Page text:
It was the same before almost every game. Nerlens Noel would be at the free throw line. Brett Brown would be somewhere in the same vicinity – usually a step or two behind the player. It was part of the process.
Noel would stand on his left foot and lift his right leg. He’d hold the ball with his right hand, and only his right hand, and slowly raise it toward his head, taking care all the while to keep his elbow tucked in. Then Noel would extend his arm and flick his wrist and release the ball toward the basket, making sure to concentrate on his follow through while keeping that leg raised.
It was a strange-looking drill, like Noel was playing the part of Daniel LaRusso learning the crane kick on a court instead of a beach. The only thing missing was some '80s training montage music. That would make Brown Mr. Miyagi in this analogy, which is a comparison the head coach might not mind. As in the movie, Brown needed his student to unlearn all his previous mechanics and retrain his muscles with the proper technique.
So Noel did that drill. Again and again. Day after day. If getting Noel healthy after he tore his ACL was the top priority for the Sixers, then fixing his shot while he was on the shelf was a close second. Brown was open about the heavy lifting required. More than once, he called Noel’s shot a “total rebuild.” So where is Noel’s shot now?
“It’s rebuilt,” Noel said after the season ended. “I’m still in the process of definitely keeping it consistent. I’m working at it. Every time I step in the gym, making sure I keep that elbow in and stay with the fundamentals.”
Noel just turned 20. He played less than a full season in college, and he’s yet to appear in a competitive professional game. It’s fine if he thinks his shot is rebuilt, but you are forgiven if you are less certain.
At different points during the season, Brown said Noel was “making progress” with his shot and “ticking boxes,” but the head coach never pretended that he knows how the rehabbed mechanics will function once the shot is pressed into game action. Brown said having Noel sit out this year wasn’t what the player wanted, but it might have been a “blessing” in a way because it allowed the staff to break down Noel’s shot.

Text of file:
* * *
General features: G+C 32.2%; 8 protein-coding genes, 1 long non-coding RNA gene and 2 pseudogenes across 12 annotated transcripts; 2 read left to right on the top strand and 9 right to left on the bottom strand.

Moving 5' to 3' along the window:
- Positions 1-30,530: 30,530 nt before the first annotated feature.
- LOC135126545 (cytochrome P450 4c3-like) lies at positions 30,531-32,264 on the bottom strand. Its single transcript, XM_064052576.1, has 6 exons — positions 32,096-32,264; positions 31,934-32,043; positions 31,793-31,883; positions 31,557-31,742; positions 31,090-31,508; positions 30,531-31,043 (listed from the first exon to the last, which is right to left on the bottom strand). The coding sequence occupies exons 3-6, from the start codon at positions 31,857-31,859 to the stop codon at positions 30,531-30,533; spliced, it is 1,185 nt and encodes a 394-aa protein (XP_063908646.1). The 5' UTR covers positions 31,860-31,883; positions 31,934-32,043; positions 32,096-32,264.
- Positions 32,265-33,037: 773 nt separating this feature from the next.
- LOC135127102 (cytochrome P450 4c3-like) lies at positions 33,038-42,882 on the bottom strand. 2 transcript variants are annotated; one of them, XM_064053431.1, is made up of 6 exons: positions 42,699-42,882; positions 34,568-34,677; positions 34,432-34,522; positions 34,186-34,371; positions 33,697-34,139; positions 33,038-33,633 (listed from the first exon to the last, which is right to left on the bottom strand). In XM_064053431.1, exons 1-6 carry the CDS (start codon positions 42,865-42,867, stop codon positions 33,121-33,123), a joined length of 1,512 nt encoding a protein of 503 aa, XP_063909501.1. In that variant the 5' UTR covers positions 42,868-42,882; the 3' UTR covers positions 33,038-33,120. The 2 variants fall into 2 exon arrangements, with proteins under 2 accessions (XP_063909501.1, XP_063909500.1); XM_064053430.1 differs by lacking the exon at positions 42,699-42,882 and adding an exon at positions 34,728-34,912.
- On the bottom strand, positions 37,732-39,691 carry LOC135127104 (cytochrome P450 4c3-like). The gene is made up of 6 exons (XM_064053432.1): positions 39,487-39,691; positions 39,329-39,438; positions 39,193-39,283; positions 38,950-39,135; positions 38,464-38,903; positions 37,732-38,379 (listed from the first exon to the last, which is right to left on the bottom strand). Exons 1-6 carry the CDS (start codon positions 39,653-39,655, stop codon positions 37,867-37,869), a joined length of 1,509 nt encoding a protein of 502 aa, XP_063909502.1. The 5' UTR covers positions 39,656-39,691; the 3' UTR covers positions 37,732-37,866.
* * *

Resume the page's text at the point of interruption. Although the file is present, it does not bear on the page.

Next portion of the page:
As the Sixers move forward with their rebuilding efforts, quite a bit rides on what the organization thinks of the job Brown and company did with Noel. The belief is that Noel will be a quality rebounder and interior defender -- that he will protect the rim and allow the Sixers to change their help defense so the wings and guards can regularly defend perimeter shooting threats rather than collapse into the paint at the first sign of trouble. But that has always been the belief. The question -- which is the same as ever -- is what sort of offensive game Noel might have in the NBA.
The Sixers won 19 games. They finished with the second-worst record in the league. They could use help just about everywhere. The front office is already deep into its evaluations for the upcoming draft. Andrew Wiggins and Jabari Parker would fill needs. But what if both are off the board when the Sixers select? What if the Sixers are left with a different, tougher decision that makes them wonder about redundancy and overlap? What if the best available options when they select are Kansas center Joel Embiid and/or Kentucky power forward Julius Randle?
Embiid, like Noel, is long and lean and believed to be a quality rim protector. But while he has huge upside, his offensive game is also raw (he’s from Cameroon and didn’t start playing competitive basketball until he was 16). For all his obvious potential, could the Sixers pair him with Noel when no one is exactly sure what either player can be offensively?
At 6-9, Randle is shorter than Embiid and Noel, but he’s also thicker (250 pounds) and more developed offensively. He has a good handle for a power forward, can shoot for a big man, and figures to play face up in the NBA. He’d be a good rebounding complement to Noel. But would Randle’s offensive game dovetail nicely with Noel’s, or would the former arrest the development of the latter?
Pairing Embiid or Randle with Noel would make the Sixers’ frontcourt instantly better at protecting the rim and rebounding. The hunch here is that Randle would be a better offensive fit with Noel than Embiid. But that’s the thing. It’s hard to know because only the Sixers have an idea of what Noel can do offensively – and even they’re pretty much guessing until he plays in a meaningful contest. It’s already been more than a year since Noel played a competitive game. He won’t get to end that streak until summer league begins.
“Coach Brown has done so much with me over this past year,” Noel said. “I’ve definitely learned a lot. All those little drills have definitely carried on with my shooting technique.”
In this case, rebuilding a team is similar to rebuilding a shot -- there are a lot of unknowns, and not doing a proper job could set everyone and everything back for a while.